While some countries welcome the return of the regime to the Arab League, such as the UAE, Algeria, Oman, Lebanon, and Iraq, other countries oppose the return of the regime, including Qatar and Saudi Arabia, the Secretary-General of the League of Arab States, Ahmed Aboul Gheit, confirmed on 10 March, during the meeting of the 157th session of the Arab League Council at the level of ministers, the failure to monitor Arab consensus on Syria’s return to the League.
During the interview, al-Assad’s offensive rhetoric against at least the Gulf States and Turkey declined, he did not name certain countries, and he expressed openness, as he referred to Turkey as the “Turkish government,” without attacking the Turkish president as usual.
According to Samir Matar, the head of the Syrian Journalists Association, the regime will benefit from opening relations with the Gulf countries in particular, and any country that gives it indications of normalization, in view of its need to break sanctions and obtain deals, projects, or assistance of any kind.
The head of the Journalists Association clarified that al-Assad seeks to lure countries to invest in his areas of control, to be marketed later as a victory, breaking his isolation, and a prelude to a future and inevitable economic recovery, in order to dispel the growing internal discontent against him after his government’s inability to secure the most basic needs of Syrians.
After an emergency meeting held in the Egyptian capital, Cairo, in November 2011, Arab foreign ministers suspended the Syrian regime’s membership in the Arab League, months after the outbreak of popular protests in Syria, which demanded the departure of al-Assad.
After the decision was issued with the approval of 18 Arab countries, it was announced that economic and political sanctions would be imposed on the Syrian regime, leaving the Syrian seat vacant in the Arab League since the membership was frozen until March 2013, when the seat was granted during the summit held in Doha to the Syrian opposition, in which the former head of the Syrian Opposition Coalition, Ahmad Moaz al-Khatib, gave a speech, for once at that time and place.
Normalization with Israel?
Speaking about the possibility of normalizing relations with Israel, Bashar al-Assad expressed his reservations about the term, without ruling out the idea, as he linked normalization to relations based on Arab concessions without any return, while the regime desires “normal relations linked to peace that restores rights,” according to his opinion.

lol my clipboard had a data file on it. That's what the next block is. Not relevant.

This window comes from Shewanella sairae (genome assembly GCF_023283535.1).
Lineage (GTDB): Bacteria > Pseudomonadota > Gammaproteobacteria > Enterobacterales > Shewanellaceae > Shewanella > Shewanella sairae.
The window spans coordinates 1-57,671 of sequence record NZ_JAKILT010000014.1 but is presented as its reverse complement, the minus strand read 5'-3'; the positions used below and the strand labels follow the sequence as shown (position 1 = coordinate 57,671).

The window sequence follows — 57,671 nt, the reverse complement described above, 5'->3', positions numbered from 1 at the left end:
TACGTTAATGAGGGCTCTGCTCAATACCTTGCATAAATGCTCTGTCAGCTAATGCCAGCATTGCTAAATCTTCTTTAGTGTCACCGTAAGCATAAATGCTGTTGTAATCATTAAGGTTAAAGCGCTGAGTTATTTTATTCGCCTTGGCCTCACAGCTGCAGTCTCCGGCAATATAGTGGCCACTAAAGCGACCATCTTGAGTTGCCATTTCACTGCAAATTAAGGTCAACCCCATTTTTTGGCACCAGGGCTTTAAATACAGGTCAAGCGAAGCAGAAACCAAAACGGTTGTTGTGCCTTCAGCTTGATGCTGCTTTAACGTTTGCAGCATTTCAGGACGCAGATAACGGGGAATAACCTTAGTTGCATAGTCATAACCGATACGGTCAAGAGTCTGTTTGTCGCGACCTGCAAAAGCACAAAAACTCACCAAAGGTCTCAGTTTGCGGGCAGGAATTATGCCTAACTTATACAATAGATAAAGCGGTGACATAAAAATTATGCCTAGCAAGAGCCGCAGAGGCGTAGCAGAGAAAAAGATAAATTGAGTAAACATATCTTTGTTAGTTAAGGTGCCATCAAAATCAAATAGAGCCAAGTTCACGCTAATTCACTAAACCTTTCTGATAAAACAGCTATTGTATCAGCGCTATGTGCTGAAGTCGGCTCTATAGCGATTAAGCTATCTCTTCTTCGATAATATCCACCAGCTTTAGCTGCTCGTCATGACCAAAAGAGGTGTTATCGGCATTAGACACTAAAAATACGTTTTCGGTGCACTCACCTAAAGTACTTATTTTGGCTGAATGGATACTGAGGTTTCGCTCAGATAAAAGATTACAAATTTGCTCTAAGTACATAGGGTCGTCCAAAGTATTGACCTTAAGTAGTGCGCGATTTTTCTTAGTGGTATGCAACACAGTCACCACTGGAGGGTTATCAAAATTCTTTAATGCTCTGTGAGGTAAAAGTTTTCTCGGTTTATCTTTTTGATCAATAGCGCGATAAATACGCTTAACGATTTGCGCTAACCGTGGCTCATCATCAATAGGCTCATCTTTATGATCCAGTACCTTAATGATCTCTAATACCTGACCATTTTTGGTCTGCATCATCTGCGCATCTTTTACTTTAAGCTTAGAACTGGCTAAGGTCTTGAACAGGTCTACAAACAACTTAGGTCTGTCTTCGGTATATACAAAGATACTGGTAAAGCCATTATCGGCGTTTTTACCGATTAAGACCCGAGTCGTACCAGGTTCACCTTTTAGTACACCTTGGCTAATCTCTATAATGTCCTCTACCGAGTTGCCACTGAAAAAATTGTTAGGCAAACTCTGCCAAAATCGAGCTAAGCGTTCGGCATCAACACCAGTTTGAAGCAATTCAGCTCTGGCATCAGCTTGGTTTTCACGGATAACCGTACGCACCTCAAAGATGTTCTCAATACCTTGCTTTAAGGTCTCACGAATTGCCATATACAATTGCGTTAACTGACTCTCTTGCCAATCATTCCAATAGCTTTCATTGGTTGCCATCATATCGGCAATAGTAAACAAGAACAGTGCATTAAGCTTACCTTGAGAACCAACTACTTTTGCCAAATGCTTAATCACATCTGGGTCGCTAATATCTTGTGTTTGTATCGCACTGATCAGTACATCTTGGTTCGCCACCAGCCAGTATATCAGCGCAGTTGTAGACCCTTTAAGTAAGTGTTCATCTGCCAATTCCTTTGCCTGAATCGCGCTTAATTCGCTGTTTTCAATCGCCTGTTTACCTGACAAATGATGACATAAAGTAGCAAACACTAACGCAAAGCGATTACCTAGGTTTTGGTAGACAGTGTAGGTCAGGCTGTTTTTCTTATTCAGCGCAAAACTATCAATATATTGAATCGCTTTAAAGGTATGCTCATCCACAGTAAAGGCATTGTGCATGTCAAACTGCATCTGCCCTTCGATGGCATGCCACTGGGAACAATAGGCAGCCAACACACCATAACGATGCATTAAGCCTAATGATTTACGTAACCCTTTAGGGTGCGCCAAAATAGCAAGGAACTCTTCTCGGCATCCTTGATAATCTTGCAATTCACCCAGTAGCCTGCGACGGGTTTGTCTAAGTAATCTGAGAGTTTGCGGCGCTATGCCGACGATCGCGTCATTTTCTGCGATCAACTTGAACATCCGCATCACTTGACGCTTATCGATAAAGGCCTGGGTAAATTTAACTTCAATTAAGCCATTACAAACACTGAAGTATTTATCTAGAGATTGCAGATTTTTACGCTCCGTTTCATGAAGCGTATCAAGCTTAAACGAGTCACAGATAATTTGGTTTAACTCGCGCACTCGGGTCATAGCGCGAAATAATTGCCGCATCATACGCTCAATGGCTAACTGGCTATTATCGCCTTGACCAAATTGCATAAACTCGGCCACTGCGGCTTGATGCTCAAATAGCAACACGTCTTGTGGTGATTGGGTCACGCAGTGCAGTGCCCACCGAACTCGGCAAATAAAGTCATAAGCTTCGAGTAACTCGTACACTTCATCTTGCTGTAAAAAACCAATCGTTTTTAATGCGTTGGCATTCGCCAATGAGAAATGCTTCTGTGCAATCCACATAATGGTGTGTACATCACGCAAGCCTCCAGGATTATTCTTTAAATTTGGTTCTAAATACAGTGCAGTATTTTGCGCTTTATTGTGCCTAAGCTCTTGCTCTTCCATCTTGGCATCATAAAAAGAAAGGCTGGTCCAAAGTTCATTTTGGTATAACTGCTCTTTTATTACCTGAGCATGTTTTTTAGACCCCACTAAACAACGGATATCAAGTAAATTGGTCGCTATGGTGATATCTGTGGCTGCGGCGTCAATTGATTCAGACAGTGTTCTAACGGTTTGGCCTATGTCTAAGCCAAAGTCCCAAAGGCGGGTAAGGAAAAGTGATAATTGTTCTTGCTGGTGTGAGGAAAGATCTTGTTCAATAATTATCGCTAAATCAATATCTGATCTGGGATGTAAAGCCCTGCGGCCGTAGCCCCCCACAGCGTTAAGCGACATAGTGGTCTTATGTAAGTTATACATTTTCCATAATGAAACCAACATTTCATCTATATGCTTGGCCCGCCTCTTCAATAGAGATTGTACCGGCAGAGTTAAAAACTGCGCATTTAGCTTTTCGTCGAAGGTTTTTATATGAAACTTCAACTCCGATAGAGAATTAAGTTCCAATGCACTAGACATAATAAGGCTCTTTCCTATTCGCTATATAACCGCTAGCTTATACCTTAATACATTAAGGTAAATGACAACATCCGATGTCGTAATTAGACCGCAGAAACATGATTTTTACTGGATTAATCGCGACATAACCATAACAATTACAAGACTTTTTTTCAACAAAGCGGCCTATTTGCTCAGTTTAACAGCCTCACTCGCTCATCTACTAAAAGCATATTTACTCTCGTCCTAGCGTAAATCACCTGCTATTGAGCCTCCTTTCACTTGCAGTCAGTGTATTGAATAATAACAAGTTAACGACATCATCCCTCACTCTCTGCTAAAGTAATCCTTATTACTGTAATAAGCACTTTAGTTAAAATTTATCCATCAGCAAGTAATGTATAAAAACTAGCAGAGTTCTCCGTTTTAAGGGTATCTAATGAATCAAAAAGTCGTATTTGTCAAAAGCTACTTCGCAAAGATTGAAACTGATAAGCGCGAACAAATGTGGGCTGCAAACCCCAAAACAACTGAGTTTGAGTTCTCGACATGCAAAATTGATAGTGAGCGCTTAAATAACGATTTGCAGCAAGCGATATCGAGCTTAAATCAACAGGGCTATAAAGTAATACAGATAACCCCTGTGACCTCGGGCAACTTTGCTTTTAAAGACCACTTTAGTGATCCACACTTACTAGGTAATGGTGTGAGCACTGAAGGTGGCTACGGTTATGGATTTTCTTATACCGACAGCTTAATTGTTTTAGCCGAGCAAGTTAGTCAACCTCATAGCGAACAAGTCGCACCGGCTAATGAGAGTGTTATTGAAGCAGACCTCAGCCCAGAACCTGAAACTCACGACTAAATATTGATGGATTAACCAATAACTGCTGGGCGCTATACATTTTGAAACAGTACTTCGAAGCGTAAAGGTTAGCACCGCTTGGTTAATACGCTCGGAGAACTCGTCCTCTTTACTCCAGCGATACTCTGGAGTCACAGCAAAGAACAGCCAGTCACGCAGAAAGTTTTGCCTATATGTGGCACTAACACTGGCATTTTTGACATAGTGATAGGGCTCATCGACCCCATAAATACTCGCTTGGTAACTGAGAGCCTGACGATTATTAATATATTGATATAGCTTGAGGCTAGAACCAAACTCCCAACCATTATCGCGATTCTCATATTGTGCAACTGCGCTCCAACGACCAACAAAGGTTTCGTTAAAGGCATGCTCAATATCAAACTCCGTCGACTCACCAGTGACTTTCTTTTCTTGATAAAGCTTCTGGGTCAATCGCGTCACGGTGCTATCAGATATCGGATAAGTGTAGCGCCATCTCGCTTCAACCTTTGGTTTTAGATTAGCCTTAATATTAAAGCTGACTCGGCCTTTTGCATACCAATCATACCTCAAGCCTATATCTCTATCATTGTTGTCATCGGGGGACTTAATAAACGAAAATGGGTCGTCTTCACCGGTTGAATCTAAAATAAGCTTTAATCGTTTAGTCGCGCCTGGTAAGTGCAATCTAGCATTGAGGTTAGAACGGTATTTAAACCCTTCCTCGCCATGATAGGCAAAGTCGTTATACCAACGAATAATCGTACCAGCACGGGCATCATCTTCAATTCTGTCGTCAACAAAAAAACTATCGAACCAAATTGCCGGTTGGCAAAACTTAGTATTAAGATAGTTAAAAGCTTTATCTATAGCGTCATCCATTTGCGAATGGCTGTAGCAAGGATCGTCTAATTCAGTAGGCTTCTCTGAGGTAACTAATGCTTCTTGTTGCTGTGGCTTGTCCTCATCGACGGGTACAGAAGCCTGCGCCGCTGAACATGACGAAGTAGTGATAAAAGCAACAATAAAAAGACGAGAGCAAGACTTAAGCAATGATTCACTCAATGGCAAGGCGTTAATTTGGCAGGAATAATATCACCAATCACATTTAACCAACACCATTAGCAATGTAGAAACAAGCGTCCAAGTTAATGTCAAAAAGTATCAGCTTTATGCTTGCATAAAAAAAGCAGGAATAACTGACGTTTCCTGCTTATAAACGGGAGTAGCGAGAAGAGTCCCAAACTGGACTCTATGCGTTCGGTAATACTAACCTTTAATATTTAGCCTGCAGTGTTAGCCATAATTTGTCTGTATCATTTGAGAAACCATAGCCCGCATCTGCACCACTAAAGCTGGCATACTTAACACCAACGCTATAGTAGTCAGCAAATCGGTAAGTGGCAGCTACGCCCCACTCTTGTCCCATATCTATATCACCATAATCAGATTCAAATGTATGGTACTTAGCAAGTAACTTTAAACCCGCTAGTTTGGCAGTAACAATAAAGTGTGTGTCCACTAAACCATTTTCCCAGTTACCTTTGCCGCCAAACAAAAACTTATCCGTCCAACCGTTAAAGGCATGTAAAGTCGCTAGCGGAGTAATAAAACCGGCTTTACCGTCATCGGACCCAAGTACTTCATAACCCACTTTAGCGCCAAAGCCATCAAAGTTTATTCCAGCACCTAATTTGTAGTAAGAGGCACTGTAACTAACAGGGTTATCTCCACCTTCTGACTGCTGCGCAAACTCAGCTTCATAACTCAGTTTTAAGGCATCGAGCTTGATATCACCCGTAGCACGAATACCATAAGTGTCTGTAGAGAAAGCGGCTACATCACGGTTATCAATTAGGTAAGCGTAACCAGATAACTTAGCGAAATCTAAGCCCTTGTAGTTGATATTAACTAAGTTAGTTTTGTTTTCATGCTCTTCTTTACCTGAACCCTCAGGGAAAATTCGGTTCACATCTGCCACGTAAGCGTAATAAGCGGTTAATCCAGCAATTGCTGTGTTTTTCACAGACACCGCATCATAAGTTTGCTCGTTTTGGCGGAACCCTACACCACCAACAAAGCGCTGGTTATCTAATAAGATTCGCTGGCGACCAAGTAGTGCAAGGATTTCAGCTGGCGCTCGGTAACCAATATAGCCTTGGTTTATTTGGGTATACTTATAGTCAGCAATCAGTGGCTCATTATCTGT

At the same time, al-Assad stressed that relations should not be established before the return of the occupied Golan Heights, indicating that the relations will not be a normalization but rather “normal relations between any two countries,” which is one of the rare times that Israel is described as a “state” in official Syrian rhetoric.
Also, in his speech, he gave the Arab countries that established relatively recent political relations with Israel (the UAE, Bahrain, Sudan, and Morocco) justifications for steps of this kind, considering that the Oslo agreement in the nineties of the last century witnessed concessions from the owner of the issue to Israel, which justifies for any country in the world to make “normalization or peace with Israel because the issue’s owner has given up on it.”
Al- Assad also demonstrated his adherence to relations with Iran, stressing that the topic is not debatable with any country nor originally discussed, although it was discussed earlier by some countries.
Regarding normalization with Israel, Matar believes that the regime cannot make such a move in isolation from Iranian consent, which is evident when viewing its silence on Israel’s repeated attacks on Iranian forces in sporadic areas of Syria, especially in the south.
The latest Israeli targeting of Syrian positions was at dawn on 10 June, hours after al-Assad’s interview was aired, when Israel targeted and disrupted by air the Damascus International Airport.